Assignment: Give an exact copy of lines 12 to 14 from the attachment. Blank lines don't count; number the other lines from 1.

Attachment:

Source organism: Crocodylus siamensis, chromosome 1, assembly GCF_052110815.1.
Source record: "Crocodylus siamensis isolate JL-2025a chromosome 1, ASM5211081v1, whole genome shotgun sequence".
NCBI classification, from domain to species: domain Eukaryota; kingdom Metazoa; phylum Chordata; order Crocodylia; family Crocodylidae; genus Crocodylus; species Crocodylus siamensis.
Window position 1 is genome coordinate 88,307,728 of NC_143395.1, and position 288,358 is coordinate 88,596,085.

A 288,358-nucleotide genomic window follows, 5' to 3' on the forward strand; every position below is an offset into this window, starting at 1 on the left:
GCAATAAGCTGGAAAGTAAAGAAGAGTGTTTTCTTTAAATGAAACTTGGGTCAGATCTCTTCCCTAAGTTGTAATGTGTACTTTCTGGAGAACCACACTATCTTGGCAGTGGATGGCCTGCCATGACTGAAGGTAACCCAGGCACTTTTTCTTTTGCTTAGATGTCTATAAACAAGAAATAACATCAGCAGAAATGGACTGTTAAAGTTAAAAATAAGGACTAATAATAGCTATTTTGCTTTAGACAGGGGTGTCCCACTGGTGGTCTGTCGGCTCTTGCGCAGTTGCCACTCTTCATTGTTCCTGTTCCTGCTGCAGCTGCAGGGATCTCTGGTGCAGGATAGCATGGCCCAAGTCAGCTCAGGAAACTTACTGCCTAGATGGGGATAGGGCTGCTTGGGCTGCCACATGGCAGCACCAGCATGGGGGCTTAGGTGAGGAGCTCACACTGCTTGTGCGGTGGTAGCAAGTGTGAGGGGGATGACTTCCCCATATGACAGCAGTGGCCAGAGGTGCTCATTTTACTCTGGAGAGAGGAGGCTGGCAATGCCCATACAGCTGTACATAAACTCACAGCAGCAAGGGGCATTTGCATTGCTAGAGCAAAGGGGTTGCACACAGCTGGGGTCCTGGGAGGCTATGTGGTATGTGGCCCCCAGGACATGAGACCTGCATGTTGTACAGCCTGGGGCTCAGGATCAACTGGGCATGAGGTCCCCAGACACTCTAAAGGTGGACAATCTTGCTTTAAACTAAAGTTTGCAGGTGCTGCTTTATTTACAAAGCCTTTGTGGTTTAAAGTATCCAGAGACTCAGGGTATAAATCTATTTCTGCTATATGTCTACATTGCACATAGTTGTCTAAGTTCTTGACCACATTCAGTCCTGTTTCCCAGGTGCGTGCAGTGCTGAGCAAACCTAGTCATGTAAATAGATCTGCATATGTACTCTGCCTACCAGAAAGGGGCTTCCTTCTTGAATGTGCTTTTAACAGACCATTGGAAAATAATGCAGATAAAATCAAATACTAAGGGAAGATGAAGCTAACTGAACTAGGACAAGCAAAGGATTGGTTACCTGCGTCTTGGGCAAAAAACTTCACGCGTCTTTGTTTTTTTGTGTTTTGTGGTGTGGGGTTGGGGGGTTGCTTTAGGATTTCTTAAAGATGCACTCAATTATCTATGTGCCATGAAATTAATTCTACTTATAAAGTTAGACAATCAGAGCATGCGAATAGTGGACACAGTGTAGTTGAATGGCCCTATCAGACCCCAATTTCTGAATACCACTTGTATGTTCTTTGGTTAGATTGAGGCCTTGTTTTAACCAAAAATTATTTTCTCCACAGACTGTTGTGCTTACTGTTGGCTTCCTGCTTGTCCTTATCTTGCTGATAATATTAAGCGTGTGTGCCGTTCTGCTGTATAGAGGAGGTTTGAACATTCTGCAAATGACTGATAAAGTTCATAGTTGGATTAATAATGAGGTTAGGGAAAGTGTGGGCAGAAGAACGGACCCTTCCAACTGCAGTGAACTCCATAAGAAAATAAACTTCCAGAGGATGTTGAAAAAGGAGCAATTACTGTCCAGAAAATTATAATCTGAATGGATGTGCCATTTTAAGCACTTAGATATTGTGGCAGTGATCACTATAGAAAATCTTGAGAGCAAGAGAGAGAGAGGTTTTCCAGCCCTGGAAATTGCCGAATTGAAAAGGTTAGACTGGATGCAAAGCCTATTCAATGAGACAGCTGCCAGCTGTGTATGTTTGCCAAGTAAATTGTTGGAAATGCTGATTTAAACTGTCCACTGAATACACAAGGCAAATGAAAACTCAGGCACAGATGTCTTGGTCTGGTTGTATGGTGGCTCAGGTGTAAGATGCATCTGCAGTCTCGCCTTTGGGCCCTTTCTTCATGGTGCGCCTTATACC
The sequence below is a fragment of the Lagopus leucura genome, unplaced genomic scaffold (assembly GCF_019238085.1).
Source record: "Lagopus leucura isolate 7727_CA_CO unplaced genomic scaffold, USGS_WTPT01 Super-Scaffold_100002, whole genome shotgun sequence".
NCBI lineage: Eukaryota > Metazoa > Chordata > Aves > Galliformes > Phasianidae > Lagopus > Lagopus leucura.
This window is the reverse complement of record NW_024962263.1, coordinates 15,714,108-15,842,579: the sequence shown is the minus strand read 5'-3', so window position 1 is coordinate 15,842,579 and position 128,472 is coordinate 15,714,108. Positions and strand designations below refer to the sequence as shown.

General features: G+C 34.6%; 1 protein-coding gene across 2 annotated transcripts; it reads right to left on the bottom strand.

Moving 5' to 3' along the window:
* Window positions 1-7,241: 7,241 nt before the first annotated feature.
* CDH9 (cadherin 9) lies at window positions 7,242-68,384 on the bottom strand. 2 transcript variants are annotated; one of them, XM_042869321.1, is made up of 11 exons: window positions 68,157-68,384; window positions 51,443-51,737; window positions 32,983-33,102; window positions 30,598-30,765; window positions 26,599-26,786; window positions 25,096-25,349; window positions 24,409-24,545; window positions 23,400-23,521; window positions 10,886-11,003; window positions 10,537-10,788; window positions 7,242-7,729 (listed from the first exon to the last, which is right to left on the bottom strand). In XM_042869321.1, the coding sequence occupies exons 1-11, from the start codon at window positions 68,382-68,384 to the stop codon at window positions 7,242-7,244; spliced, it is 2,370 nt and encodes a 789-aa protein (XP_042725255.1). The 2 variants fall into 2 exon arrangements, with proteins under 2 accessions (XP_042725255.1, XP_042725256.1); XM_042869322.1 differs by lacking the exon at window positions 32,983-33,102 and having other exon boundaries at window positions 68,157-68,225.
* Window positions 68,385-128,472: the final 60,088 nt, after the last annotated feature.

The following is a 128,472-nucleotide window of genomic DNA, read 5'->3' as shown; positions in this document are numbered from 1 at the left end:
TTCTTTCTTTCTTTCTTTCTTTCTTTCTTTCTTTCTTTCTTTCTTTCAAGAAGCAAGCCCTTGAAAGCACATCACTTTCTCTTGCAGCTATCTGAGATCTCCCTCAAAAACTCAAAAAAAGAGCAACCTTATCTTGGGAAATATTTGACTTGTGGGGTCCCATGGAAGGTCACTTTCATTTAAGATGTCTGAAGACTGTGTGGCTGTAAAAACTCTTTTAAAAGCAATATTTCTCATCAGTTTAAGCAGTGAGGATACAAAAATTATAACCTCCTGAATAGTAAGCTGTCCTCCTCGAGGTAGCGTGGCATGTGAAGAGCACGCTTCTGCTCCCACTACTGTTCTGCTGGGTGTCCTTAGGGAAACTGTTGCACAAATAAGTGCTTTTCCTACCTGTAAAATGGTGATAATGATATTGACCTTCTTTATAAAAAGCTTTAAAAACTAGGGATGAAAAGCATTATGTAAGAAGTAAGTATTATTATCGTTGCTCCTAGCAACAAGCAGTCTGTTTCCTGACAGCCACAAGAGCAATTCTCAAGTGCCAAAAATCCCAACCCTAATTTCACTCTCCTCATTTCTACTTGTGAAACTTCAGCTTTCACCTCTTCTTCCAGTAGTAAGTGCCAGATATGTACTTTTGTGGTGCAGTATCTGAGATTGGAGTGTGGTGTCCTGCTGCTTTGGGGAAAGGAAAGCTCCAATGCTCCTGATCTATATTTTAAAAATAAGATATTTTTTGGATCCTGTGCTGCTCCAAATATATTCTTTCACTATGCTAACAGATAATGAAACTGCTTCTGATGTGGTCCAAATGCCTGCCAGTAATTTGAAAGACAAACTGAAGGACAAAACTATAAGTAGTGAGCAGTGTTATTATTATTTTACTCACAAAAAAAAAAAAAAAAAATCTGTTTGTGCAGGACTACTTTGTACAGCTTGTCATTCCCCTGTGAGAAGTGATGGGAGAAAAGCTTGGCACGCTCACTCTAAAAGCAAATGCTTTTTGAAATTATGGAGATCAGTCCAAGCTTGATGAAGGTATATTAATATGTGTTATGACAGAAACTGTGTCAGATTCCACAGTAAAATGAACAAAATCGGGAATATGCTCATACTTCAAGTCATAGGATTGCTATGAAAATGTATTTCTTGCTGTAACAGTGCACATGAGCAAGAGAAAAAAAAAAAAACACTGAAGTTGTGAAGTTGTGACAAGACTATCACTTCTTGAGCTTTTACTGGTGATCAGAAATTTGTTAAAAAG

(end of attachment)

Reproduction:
Moving 5' to 3' along the window:
* Window positions 1-7,241: 7,241 nt before the first annotated feature.
* CDH9 (cadherin 9) lies at window positions 7,242-68,384 on the bottom strand. 2 transcript variants are annotated; one of them, XM_042869321.1, is made up of 11 exons: window positions 68,157-68,384; window positions 51,443-51,737; window positions 32,983-33,102; window positions 30,598-30,765; window positions 26,599-26,786; window positions 25,096-25,349; window positions 24,409-24,545; window positions 23,400-23,521; window positions 10,886-11,003; window positions 10,537-10,788; window positions 7,242-7,729 (listed from the first exon to the last, which is right to left on the bottom strand). In XM_042869321.1, the coding sequence occupies exons 1-11, from the start codon at window positions 68,382-68,384 to the stop codon at window positions 7,242-7,244; spliced, it is 2,370 nt and encodes a 789-aa protein (XP_042725255.1). The 2 variants fall into 2 exon arrangements, with proteins under 2 accessions (XP_042725255.1, XP_042725256.1); XM_042869322.1 differs by lacking the exon at window positions 32,983-33,102 and having other exon boundaries at window positions 68,157-68,225.